15-857A: Performance Modeling & Design of Computer Systems

MW 3:00 - 4:30, Room: WEAN 5409 (new location)

(cross-listed with Tepper: 47-774 and 47-775)

Starts September 11, 2006

Class lecture notes are here: Lecture notes and Homeworks

Description:

In designing computer systems one is usually constrained by certain performance requirements. For example, certain response times or throughput might be required of the system. On the other hand, one often has many choices: One fast disk, or two slow ones? What speed CPU will suffice? Should we invest our money in more buffer space, or a faster processor? Which migration policy will work best? Which task assignment policy will work best? How can we redesign the scheduling policy to improve the system performance?

Often answers to these questions are counter-intuitive. Ideally, one would like to have answers to these questions before investing the time and money to build a system. This class will introduce students to analytic stochastic modeling with the aim of answering questions such as those above.

Topics covered include:

The techniques studied in this class are useful to students in Computer Science, ECE, Mathematics, ACO, Tepper, Statistics, and Engineering. This course is packed with open problems -- problems which if solved are not just interesting theoretically, but which have huge applicability to the design of computer systems today. Class Reviews

PREREQUISITES:

Recommended for those with strong background in probability. Assumes knowledge of continuous and discrete distributions, conditional probability, conditional expectation, moments, and some previous exposure to Markov Chains. Assumed material can be found in: "Introduction to Probability Models" by Sheldon M. Ross, Chapters 1-3. You can borrow this book from my office. Highly recommended for CS, ECE, ACO, Tepper, and Mathematics students.

TEACHING STAFF:

OFFICE HOURS:

TEXTBOOK:

I will pass out my own course notes and some supplementary handouts and papers at the end of each class. Some good reference texts are listed here: BOOK LIST. You can borrow most of these books from my office.

GRADING:

COLLABORATING vs. CHEATING:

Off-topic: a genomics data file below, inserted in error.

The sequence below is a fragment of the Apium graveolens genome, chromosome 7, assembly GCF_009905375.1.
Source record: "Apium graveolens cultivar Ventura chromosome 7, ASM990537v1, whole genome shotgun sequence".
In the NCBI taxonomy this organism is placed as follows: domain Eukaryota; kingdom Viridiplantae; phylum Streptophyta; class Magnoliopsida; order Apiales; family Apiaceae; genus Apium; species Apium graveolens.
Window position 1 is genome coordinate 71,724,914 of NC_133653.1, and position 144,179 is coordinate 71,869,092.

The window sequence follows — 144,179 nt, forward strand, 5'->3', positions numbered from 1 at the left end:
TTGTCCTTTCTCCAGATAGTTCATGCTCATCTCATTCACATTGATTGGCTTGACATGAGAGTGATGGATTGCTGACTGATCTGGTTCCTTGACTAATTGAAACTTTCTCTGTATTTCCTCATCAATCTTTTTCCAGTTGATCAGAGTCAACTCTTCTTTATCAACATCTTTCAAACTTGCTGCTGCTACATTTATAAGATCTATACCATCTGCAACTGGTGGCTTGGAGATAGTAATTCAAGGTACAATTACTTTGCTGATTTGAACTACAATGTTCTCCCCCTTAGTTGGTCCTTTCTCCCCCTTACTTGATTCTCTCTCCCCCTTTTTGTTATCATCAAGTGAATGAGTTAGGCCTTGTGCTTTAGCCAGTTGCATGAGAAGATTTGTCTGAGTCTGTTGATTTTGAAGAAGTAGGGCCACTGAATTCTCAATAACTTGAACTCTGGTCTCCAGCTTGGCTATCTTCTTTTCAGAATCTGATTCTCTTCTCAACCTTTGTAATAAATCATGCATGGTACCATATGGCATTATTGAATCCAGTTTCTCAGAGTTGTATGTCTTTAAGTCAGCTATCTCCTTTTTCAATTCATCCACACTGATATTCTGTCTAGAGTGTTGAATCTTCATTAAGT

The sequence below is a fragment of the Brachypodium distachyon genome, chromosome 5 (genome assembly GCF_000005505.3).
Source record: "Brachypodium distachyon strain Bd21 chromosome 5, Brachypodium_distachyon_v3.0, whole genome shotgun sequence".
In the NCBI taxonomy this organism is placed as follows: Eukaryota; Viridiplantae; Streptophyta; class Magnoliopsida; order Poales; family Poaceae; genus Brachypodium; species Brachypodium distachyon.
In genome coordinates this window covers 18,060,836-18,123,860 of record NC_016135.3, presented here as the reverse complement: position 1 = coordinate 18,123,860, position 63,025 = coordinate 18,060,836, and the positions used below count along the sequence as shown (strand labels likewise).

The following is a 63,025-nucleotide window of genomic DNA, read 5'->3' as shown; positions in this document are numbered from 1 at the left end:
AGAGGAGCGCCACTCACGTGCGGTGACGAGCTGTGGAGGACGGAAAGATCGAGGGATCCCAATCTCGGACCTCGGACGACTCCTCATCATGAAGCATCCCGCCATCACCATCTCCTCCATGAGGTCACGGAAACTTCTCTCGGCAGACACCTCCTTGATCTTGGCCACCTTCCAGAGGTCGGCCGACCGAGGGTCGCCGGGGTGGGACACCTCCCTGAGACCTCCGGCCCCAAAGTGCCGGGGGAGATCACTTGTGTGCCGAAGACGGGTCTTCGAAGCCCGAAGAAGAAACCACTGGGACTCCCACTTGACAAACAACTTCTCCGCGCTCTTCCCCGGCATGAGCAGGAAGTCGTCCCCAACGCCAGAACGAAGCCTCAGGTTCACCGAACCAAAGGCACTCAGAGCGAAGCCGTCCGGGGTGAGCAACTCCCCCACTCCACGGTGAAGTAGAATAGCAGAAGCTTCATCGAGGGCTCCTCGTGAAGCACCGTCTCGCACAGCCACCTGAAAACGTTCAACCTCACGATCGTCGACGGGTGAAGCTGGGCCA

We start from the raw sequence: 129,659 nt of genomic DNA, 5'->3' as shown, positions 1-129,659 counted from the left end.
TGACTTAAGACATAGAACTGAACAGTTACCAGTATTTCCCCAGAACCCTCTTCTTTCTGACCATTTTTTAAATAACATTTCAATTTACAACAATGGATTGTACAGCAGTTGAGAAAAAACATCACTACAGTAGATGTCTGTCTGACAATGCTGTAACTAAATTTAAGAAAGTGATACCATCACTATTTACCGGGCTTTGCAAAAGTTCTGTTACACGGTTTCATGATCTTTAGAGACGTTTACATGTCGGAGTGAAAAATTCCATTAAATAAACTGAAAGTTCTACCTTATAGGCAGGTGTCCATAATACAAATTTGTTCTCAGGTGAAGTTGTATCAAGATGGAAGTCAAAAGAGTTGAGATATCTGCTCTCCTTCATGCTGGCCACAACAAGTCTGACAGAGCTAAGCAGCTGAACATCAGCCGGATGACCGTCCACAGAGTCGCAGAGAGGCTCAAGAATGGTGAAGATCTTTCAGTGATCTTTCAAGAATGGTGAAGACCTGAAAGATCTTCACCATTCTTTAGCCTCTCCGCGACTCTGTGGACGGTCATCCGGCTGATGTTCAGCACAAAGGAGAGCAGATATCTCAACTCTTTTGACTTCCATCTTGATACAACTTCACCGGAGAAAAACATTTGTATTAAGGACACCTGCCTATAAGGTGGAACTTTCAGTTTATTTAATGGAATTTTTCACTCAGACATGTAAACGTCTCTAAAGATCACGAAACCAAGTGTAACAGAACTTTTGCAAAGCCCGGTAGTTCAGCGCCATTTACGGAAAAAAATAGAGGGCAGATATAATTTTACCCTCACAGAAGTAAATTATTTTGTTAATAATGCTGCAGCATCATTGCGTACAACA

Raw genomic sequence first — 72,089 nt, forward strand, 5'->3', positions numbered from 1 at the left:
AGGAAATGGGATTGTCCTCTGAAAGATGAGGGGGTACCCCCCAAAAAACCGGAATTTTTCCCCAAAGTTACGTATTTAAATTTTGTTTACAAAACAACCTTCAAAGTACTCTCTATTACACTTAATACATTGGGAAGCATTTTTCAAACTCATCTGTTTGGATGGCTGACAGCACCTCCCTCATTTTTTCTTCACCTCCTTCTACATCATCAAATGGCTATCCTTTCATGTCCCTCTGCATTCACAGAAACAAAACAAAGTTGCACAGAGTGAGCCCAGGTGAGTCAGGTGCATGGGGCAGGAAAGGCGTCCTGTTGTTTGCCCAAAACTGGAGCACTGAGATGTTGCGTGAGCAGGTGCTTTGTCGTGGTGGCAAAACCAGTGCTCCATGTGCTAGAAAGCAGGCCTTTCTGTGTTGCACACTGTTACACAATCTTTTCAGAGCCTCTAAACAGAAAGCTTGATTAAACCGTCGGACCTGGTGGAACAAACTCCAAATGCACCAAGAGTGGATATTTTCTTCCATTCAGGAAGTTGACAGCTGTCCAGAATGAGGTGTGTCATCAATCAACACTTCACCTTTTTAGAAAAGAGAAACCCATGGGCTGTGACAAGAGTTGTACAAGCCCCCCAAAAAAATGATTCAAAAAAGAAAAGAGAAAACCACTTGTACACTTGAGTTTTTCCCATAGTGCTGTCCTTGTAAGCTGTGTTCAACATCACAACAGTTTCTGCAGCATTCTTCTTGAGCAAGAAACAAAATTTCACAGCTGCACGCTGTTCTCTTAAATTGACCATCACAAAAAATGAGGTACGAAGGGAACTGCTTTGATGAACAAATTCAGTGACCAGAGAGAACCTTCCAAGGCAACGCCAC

You will receive one homework every couple weeks. These will be difficult. Start immediately so that you can take full advantage of office hours. You will find office hours very helpful! Some of these homework problems will be repeated from previous years. The reason is that I have made up all the problems myself and it takes a very long time to think up good problems. Do not ask people who took this course in previous years to help you with the homeworks. This is considered cheating and will be reported to the dean. On the other hand, I strongly encourage you to collaborate with your current classmates to solve the homework problems after you have tried solving them by yourself. Each person must turn in a separate writeup. You should note on your homework specifically which problems were a collaborative effort and with whom.

ANTICIPATED DETAILED OUTLINE OF TOPICS FOR THIS CLASS:

PART I: Introduction, Operational Laws (laws that hold independent of any assumptions), Back-of-the-Envelope Bounds, and Modification Analysis.

PART II: Traditional Queueing Theory (with all the usual assumptions: Exponential Service, Poisson Arrivals, FCFS Scheduling). Strong emphasis on applications/case studies.

PART III: "MODERN" Applied Queueing Theory: Measured Heavy-tailed Workloads, Corrolated Arrivals, Preemptive Service Disciplines. (Applications include: Load Balancing in NOWs, Task Assignment in Super-Computing Centers, Scheduling in a Web Server, Scheduling in a Distributed Web Server.)